Friday, May 8, 2009

Star Trek, A Wrinkle In Our Timeline

So, we were all going to play hookie from work today and see the new Star Trek.

We had it all planned out down to the last detail. Earlier in the week we had picked the 1:10 showing--the first DLP showing of the day--and planned to meet up at the office, get a little work done and then leave about 11:45 so we could have a leisurely lunch near the theater, stroll into the movie on time to get the best seats in the house and then kick back and let it wash over us.

So, we met at the office as planned and worked out our transportation caravan. Since the theater was a bit of a drive, everyone was taking their own car so they could head right home after the show. Being environmentally conscious, we worked through all of the calculations with Spock-like precision to ensure that there would be less net environmental damage this way than if we car-pooled to the theater, then all came back to the office to get our cars and then drove home from there. Or, maybe we didn't exactly do it in a Spock-like way, but at least in a Kirk-like way.

Anyway, we were set. And then this gardener guy showed up. He was supposed to have showed up the Friday before last, which he missed, and then again last Friday, which he also missed. And now, here he was, pulling into the parking lot at 10:00 AM on Star Trek Friday! No way!

We had instructions for dealing with him. We were supposed to wait until he was finished, write him a check for his work and then lock up the gate to the office parking lot. Only problem was that he was supposed to take at least two hours to do the lot and we only had an hour and 45 minutes left! Crap!

So, at 11:50 (already five minutes late) we went down to talk to him about writing him a check in advance of his finishing the work and maybe locking up the gate himself. But it turned out that he barely spoke any English. Apparently he was an ancient Korean form of gardener. So, we regrouped back in the office and went into planning over drive. It was noon now. The leisurely lunch was slipping away. Desperate, we decided to communicate with the gardener through sophisticated hand gestures and meaningful grunting in order to get him to estimate how much time he had left so that we could figure out how much to pay him. Then we would pantomime him locking up the gate and flinging the key back through the bars in the door so that we could retrieve it on Monday.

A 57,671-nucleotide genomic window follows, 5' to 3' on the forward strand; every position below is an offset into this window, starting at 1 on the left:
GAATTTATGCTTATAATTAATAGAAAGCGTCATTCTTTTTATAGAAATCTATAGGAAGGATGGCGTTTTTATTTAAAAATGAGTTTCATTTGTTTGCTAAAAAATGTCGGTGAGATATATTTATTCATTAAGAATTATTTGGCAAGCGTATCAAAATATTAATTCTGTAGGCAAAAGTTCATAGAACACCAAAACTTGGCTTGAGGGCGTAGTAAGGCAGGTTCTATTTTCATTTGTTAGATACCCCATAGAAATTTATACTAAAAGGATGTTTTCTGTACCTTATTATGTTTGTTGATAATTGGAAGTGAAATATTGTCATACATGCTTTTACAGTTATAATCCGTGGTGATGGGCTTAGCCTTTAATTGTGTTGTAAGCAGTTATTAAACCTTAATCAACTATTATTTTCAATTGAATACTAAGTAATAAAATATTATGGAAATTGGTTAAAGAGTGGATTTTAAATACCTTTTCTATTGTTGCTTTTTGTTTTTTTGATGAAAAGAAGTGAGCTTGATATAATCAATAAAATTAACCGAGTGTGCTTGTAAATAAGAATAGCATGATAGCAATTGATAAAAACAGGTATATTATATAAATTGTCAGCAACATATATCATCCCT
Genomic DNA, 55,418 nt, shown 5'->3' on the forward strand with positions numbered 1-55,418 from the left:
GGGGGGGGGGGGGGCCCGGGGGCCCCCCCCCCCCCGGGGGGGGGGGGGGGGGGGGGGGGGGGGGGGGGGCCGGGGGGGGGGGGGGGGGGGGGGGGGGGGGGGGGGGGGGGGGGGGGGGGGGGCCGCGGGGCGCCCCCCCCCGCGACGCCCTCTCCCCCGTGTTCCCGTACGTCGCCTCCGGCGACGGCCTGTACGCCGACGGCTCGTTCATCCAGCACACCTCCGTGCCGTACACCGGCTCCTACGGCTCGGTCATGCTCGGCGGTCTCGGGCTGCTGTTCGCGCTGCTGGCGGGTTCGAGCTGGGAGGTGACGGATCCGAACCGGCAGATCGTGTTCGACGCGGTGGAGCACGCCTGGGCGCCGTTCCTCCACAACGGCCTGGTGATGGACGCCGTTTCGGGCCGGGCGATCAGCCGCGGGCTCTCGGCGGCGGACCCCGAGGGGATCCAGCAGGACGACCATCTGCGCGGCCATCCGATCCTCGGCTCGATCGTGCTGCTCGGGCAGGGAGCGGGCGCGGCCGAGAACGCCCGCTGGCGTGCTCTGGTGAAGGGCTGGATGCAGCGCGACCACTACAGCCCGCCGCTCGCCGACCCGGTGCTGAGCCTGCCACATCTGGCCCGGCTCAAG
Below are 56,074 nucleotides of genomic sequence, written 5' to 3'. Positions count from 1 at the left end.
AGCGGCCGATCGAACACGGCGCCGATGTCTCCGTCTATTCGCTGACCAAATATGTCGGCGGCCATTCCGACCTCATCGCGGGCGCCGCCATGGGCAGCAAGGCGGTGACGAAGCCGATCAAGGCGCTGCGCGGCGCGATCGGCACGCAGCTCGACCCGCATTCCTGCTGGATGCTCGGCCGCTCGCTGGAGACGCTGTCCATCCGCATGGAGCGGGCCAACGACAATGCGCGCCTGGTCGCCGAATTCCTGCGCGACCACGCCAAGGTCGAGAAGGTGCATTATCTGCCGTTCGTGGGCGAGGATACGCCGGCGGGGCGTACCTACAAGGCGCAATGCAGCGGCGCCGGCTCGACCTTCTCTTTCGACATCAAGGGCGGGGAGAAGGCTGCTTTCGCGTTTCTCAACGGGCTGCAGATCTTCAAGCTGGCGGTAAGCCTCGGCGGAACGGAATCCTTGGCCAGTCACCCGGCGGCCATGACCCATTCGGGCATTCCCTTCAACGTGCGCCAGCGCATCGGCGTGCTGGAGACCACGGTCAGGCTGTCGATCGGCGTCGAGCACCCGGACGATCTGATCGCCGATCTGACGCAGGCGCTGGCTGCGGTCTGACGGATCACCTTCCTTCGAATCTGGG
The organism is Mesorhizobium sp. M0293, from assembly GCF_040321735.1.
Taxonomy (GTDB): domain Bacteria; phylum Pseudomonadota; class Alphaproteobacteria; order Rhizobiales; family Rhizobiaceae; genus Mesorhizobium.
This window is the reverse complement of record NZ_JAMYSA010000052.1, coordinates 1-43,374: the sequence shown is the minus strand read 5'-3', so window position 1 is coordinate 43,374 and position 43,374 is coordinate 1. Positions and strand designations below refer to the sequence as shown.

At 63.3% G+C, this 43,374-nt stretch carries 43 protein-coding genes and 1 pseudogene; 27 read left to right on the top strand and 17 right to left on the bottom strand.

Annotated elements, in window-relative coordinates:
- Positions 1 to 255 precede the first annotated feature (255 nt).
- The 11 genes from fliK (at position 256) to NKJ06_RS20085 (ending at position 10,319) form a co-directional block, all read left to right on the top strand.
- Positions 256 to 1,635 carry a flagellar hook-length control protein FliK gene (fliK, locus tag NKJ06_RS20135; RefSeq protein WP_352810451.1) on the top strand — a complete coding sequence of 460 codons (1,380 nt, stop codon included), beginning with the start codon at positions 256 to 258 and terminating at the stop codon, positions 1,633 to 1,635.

At 12:05 we went back down and found him already finishing up. Yeah!!! So, Sara cut him a check and we gave it to him and it turned out that the person who gave us the instructions got the guy's name wrong. And he could speak enough English to let us know. We ran back upstairs and cut him a new check. Now, it was 12:10 and lunch was totally out of the question. Any later and we would be starting to endanger our good seats. We rushed back down and... he rejected the check again! Wrong name again! So, we ran back up, changed the name, shoved a new check page in the printer printed backwards. DANG! It was 12:20 now! The plan was in shambles. Desperate measures were called for. So, we raided the petty cash box, paid the gardener and then ran upstairs to get the key to lock up. And who had sneaked in through the front door while we were out back? The guy from our I.T. company. And what was he doing? Backing up the hard drives. AAAAARRRRRGGGGG!

It looked like curtains for our plan. But, being an I.T. guy, he understood that this was Star Trek we were talking about. Somehow, accessing his inner Scottie, he managed to do his twenty minutes of work in two minutes. We were out the door.

Anyway, we made it.

Thursday, May 7, 2009

96 rolls and the Peril of the Internet

So, I bought 96 rolls of Bottlecaps. They arrived today via FedEx or UPS or something. Two cases of 48 rolls each. Mmmmm.